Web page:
In older adults, the exposed roots of teeth can develop cavities. This is called root caries. Older adults are more likely to have receding gums caused by years of hard brushing or periodontal disease. They also are more likely to have dry mouth (xerostomia). The decrease in saliva results in less protection of the teeth. This increases the risk of decay. Many common medicines can cause dry mouth. Be sure to ask the doctor or pharmacist if any of your medicines cause dry mouth.
Decay can form beneath fillings or other tooth repairs, such as crowns. Sometimes bacteria and bits of food can slip between the tooth and a filling or crown. This can happen if the filling cracks or pulls away from the tooth, leaving a gap.
Do you or your family members get cavities often? Dental research has found out that certain factors can affect your risk of tooth decay. These factors include:
The current number of decayed or filled teeth
Your fluoride exposure, including fluoride in drinking water, toothpaste and rinses, and fluoride treatments in the dental office
Parents or siblings with dental decay
How well you take care of your teeth
The amount of saliva and the balance of minerals, enzymes and buffering agents it contains
How often and what types of foods you eat (especially fermentable carbohydrates)
Ask your dentist about the best ways to reduce your risks and limit dental decay.
To prevent your teeth from decaying, you can do three things:
Strengthen your teeth's defenses with fluoride, sealants and agents that contain calcium and phosphate ions.
Have your dentist or dental hygienist place sealants on your back teeth.
Reduce the number of bacteria in your mouth.
Fluoride penetrates into teeth. It strengthens them by replacing minerals that acid has removed. The benefits of fluoride to teeth were first discovered in the 1930s. Dentists started to notice that people who drank water that naturally contained fluoride had less tooth decay. In 1945, communities started to add fluoride to water supplies. Adding fluoride to water systems has been the most successful cavity prevention method to date.
In the early 1960s, fluoride also began to be added to toothpaste. This also had a major impact on cavity prevention. Now almost all toothpastes contain fluoride. Everyone should brush with a fluoride toothpaste every day. Dental offices sometimes recommend higher levels of fluoride in toothpastes, gels and mouth rinses for both children and adults.
Sealants are protective coatings placed over the tops of the back teeth ? molars. They block bacteria and acids from sticking in the tiny grooves on the chewing surfaces of these teeth. Sealants can be placed in adults and children. Children can have sealants placed on their permanent molars once they come in, around age 6. Sometimes they are also used on primary (baby) molars. Dentists can put sealants on molars with signs of early decay, as long as the decay hasn't broken through the enamel.
You can never get rid of all the bacteria in your mouth. But you can take steps to control and disrupt the bacteria so they don't attack your teeth:
Brush twice a day.
Reduce the number of times each day that you consume fermentable carbohydrates.
Some mouthwashes reduce bacteria in your mouth. This can help prevent decay. Chewing sugarless gums, especially those with xylitol, can help reduce the number of bacteria that cause cavities and increase the flow of saliva.
Most importantly, visit your dentist regularly. Then the dentist can find any decay early, when it can be treated and reversed.
My nephew has ectodarmiadysplasia which is vry mild nd due to which he feels very hot nd there is sum teeth im his mouth which include total 6_7teeth I feel vry bad as he is too small his age is 3 years can it b recover his treatment is going on kgmc.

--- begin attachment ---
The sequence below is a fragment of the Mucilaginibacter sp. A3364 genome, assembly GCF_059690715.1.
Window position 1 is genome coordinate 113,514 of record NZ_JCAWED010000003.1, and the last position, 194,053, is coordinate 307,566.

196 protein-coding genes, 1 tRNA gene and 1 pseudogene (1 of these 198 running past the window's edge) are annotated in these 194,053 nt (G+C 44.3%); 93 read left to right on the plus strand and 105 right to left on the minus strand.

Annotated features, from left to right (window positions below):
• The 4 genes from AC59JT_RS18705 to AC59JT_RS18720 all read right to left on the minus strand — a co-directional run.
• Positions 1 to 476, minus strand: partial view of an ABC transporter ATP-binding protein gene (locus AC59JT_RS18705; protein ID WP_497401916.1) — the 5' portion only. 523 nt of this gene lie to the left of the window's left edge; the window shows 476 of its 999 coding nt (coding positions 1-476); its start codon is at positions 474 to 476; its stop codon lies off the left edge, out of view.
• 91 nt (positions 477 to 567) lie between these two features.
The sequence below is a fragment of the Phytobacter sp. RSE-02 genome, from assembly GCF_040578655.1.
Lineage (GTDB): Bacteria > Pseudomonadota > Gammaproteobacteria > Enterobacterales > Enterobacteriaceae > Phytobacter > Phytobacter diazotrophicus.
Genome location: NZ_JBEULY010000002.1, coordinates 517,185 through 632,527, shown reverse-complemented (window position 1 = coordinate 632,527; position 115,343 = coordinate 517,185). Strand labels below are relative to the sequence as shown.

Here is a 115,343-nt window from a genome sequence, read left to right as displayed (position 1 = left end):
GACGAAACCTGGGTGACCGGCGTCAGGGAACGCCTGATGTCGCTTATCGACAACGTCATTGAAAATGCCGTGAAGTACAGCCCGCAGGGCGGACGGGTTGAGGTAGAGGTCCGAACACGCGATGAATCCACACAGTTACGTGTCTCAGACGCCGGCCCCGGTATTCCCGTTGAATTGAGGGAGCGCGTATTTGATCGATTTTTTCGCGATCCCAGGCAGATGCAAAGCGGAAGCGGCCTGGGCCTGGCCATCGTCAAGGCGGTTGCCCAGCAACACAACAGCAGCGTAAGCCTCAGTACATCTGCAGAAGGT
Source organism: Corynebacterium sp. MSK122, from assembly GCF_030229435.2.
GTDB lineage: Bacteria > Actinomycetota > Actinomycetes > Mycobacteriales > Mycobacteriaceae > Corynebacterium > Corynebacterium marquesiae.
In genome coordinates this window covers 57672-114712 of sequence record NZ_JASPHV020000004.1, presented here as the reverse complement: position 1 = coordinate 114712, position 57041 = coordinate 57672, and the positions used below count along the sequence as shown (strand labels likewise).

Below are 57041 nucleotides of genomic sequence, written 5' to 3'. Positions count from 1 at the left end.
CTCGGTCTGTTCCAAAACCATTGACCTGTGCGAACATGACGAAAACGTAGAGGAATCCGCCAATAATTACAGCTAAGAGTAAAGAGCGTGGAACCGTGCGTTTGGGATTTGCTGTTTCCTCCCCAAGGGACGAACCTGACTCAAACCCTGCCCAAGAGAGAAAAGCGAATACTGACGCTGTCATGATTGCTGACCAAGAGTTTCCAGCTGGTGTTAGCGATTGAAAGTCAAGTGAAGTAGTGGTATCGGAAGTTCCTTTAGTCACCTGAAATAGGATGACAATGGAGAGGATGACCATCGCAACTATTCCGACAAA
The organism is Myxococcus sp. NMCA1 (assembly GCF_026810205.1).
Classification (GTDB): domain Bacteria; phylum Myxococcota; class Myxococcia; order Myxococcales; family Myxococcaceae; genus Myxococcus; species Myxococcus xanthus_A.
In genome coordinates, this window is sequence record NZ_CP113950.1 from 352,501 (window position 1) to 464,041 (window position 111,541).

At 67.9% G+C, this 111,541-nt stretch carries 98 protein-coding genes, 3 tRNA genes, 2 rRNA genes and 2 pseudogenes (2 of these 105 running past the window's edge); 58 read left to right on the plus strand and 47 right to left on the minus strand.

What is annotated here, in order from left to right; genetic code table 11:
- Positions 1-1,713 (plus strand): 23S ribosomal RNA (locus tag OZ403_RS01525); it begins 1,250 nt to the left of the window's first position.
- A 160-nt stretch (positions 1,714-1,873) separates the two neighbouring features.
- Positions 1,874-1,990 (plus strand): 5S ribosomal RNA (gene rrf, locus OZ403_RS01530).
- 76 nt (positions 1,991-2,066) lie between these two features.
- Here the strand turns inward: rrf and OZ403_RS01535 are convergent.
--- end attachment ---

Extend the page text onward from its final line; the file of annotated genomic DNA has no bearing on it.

Your teeth are the most underappreciated part of your body. If you don’t give them proper care, there is a very good chance that you will develop severe dental problems, the most common being tooth decay. Tooth decay is caused when the bacteria that are present in your mouth churn out more acid than is necessary, gradually eroding the teeth. The acids bore a hole in the tooth, causing cavity.
You might be suffering from tooth decay if you experience:
- Teeth discoloration
- Tooth infection
- Tooth loss
Causes of tooth decay
Tooth decay occurs when the bacteria that reside in your mouth start producing excessive acids which eventually erode the tooth.
How does it happen?
Your teeth have three protective layers: an outer layer called enamel, middle layer called dentin and an inner layer called pulp. The bacteria in the mouth along with acid and broken down food particles attack the tooth and erode it layer by layer. Tooth decay worsens as each layer is eroded.
Here are some common causes behind tooth decay:
- Poor oral hygiene i.e. not brushing or flossing your teeth regularly
- Eating foods that help bacteria grow, such as sugary foods and foods rich in carbohydrates
- Dry mouth refers to very little saliva in your mouth. Saliva helps countering the effects of the acids
How to prevent tooth decay
Most cases of tooth decay can be prevented by a healthy oral hygiene regime and having a balanced diet. Here are some steps you can take to prevent tooth decay:
- Regularly brush your teeth. Brush your teeth after each meal and especially before you go to sleep. Using a fluoride-rich toothpaste will help keep tooth decay at bay.
- The space between your teeth is where food particles get lodged. Keep them clean by flossing regularly.
- Make balanced diet a part of your life. Avoid food high on sugar or carbohydrates. Also, avoid eating too much sticky food, as it is more likely to cling to your teeth than anything else.
- Mouthwash regularly using a solution rich in fluoride. Fluoride has antiseptic properties that help kill the bacteria,
- Lastly, visit your dentist regularly for checkups
Tooth decay is one of the most common lifestyle-based problems. The right combination of dental hygiene and a balanced diet goes a long way in preventing it. If you wish to discuss about any specific problem, you can consult a dentist.